Rabbi Marc Schneier:
'Gulf states look to Israel to be their defender and protector'

Gulf advisor: 'These normalization ties will also bring wonderful opportunities for the Palestinians, particularly in the economic sphere.'

Yoni Kempinski ,

Rabbi Marc Schneier
Rabbi Marc Schneier
Yoni Kempinski

Foundation for Ethnic Understanding President and Advisor to Gulf leaders Rabbi Marc Schneier spoke to Arutz Sheva about the Abraham Accords, Judea/Samaria annexation, current trends in the Gulf, and what he says is not only economic but rather also a true closeness between Islam and Israel.

Rabbi Schneier says the King of Bahrain told him "repeatedly" that "our only guarantee for a strong, moderate Arab presence in the Gulf would be a strong Israel."

"Let's remember it was the King of Bahrain who, in 2015, led the GCC in legislating Hezbollah as a terrorist organization. So if there's anyone who is deserving of that recognition, it's the King of Bahrain, and to have the Prime Minister of Israel with the two foreign ministers of the United Arab Emirates and the Kingdom of Bahrain, was truly an historic and extraordinary experience."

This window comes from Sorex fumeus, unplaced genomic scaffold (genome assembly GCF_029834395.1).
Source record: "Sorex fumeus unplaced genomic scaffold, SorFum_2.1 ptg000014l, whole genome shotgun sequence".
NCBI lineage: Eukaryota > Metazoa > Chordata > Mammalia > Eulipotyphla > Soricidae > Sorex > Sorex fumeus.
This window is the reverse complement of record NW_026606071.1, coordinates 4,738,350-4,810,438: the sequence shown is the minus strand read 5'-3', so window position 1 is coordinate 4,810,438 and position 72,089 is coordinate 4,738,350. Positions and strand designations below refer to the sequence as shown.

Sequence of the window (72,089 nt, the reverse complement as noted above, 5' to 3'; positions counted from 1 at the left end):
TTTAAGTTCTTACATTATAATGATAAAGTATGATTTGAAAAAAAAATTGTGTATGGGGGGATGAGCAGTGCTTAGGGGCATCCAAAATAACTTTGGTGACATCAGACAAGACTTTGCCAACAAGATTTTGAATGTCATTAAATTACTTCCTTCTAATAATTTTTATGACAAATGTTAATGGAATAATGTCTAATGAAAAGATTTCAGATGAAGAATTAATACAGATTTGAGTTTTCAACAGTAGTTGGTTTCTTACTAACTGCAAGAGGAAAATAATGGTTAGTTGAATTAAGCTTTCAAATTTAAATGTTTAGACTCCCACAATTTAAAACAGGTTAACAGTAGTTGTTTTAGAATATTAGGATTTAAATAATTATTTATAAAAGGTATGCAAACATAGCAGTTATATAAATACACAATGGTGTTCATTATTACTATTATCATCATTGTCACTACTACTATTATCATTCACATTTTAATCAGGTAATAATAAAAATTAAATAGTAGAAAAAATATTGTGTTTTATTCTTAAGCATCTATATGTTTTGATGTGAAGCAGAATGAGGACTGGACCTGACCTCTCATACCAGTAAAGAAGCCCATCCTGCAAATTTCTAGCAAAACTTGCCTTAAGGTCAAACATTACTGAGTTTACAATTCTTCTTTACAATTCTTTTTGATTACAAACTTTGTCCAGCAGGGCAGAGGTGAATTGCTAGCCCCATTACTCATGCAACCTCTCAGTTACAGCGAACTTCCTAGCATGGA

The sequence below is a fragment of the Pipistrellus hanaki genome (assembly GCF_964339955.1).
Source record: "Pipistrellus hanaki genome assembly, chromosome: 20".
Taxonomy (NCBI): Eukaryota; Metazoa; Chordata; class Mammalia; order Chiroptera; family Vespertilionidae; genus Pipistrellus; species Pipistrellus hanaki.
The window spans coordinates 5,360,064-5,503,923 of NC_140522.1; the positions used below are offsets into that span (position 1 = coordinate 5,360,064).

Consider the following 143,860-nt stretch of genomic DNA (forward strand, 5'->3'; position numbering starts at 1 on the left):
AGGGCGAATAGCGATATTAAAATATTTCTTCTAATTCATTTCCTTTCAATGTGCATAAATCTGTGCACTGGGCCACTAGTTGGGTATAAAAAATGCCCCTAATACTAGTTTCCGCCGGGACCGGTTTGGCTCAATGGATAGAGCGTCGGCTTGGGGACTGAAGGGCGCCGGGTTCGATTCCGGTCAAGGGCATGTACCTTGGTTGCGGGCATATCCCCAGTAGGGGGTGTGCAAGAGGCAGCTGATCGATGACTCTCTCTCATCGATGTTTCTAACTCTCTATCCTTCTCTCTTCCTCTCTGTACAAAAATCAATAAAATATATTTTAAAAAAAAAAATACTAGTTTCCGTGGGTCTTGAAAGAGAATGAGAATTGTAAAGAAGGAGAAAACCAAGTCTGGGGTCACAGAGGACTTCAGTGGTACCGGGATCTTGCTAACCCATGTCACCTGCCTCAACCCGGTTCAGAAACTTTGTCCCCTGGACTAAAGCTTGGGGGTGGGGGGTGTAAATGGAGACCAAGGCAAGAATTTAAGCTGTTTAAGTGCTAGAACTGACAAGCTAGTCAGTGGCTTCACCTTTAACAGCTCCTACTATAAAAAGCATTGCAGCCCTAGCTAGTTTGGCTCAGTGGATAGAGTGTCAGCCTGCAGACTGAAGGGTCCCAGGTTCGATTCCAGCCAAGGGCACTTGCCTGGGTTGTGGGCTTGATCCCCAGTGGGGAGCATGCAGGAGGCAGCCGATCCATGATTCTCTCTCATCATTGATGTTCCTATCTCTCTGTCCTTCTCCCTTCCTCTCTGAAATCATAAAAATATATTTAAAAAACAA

He attributed the ripeness of the hour to finalize the Accords to the confluence of "contributing factors": "Battling COVID-19 needs a regional approach where both Israel and the Gulf can both benefit from each other; second, many of the Gulf states were concerned about Israel's possible move in annexation, either a part or the entire West Bank area, and the United Arab Emirates and the Kingdom of Bahrain with the normalization ties believe that they have rescued the two-state solution for the Palestinians, and they had many economic challenges and transformations going on in the Gulf, and how many Gulf leaders over the years have said to me 'Rabbi, with our resources and wealth, and Israel's brain trust and technology, we could develop the most powerful economic region in the world.

"And fourth, you have this ongoing, continuing, existential threat coming from Iran, which both Israel and the Gulf share in common, and I believe that the Gulf states are now looking to Israel to be their defender and protector, and to rely less on the United States. When you have such a great economic and military power right in your back yard, in your neighborhood, why do you have to go thousands of miles away?"

Regarding Israeli hopes of applying sovereignty over their historic homeland, Rabbi Schneier does not indulge in Likud rhetoric: "I believe it's been cancelled...These normalization ties will also bring wonderful opportunities for the Palestinians, particularly in the economic sphere and realm."

"I've been reading different pundits saying 'the Arab states, they no longer care about the Palestinian People,' - I'm telling you - anyone who suggests that is simply dead wrong."

He said peace with Saudi Arabia depends on a "generational" issue and that the Crown Prince would "like to".

"I think it's much more than economic partnerships and investments. Let's remember that no two other faiths in the world have more in common than Judaism and Islam; we are the Children of Abraham... I feel that Muslims and Jews are coming to a place of recognizing not only our common faith, but our common fate."